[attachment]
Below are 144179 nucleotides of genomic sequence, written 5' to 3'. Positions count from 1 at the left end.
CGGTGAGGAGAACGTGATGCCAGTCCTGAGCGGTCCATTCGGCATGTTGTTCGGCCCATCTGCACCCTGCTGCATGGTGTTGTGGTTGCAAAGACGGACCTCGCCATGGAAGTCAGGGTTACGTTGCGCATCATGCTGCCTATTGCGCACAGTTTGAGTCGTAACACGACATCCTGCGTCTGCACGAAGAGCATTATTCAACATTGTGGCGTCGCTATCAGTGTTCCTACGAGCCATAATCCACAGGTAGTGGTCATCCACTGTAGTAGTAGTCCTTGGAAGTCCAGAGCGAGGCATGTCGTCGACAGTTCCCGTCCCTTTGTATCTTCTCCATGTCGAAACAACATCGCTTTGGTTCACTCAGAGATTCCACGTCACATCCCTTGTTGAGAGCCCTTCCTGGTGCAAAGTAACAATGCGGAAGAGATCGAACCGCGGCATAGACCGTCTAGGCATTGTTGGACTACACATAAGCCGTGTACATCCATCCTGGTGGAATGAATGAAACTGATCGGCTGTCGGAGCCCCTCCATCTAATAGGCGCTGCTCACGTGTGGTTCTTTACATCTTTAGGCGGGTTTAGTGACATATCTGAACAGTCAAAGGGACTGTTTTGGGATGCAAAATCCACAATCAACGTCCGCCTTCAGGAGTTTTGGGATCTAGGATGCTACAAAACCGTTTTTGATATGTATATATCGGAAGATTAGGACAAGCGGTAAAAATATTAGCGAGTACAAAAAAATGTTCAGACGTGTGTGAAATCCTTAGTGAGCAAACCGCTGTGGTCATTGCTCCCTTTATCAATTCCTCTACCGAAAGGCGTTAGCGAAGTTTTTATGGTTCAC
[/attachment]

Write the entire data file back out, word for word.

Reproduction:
Below are 144179 nucleotides of genomic sequence, written 5' to 3'. Positions count from 1 at the left end.
CGGTGAGGAGAACGTGATGCCAGTCCTGAGCGGTCCATTCGGCATGTTGTTCGGCCCATCTGCACCCTGCTGCATGGTGTTGTGGTTGCAAAGACGGACCTCGCCATGGAAGTCAGGGTTACGTTGCGCATCATGCTGCCTATTGCGCACAGTTTGAGTCGTAACACGACATCCTGCGTCTGCACGAAGAGCATTATTCAACATTGTGGCGTCGCTATCAGTGTTCCTACGAGCCATAATCCACAGGTAGTGGTCATCCACTGTAGTAGTAGTCCTTGGAAGTCCAGAGCGAGGCATGTCGTCGACAGTTCCCGTCCCTTTGTATCTTCTCCATGTCGAAACAACATCGCTTTGGTTCACTCAGAGATTCCACGTCACATCCCTTGTTGAGAGCCCTTCCTGGTGCAAAGTAACAATGCGGAAGAGATCGAACCGCGGCATAGACCGTCTAGGCATTGTTGGACTACACATAAGCCGTGTACATCCATCCTGGTGGAATGAATGAAACTGATCGGCTGTCGGAGCCCCTCCATCTAATAGGCGCTGCTCACGTGTGGTTCTTTACATCTTTAGGCGGGTTTAGTGACATATCTGAACAGTCAAAGGGACTGTTTTGGGATGCAAAATCCACAATCAACGTCCGCCTTCAGGAGTTTTGGGATCTAGGATGCTACAAAACCGTTTTTGATATGTATATATCGGAAGATTAGGACAAGCGGTAAAAATATTAGCGAGTACAAAAAAATGTTCAGACGTGTGTGAAATCCTTAGTGAGCAAACCGCTGTGGTCATTGCTCCCTTTATCAATTCCTCTACCGAAAGGCGTTAGCGAAGTTTTTATGGTTCAC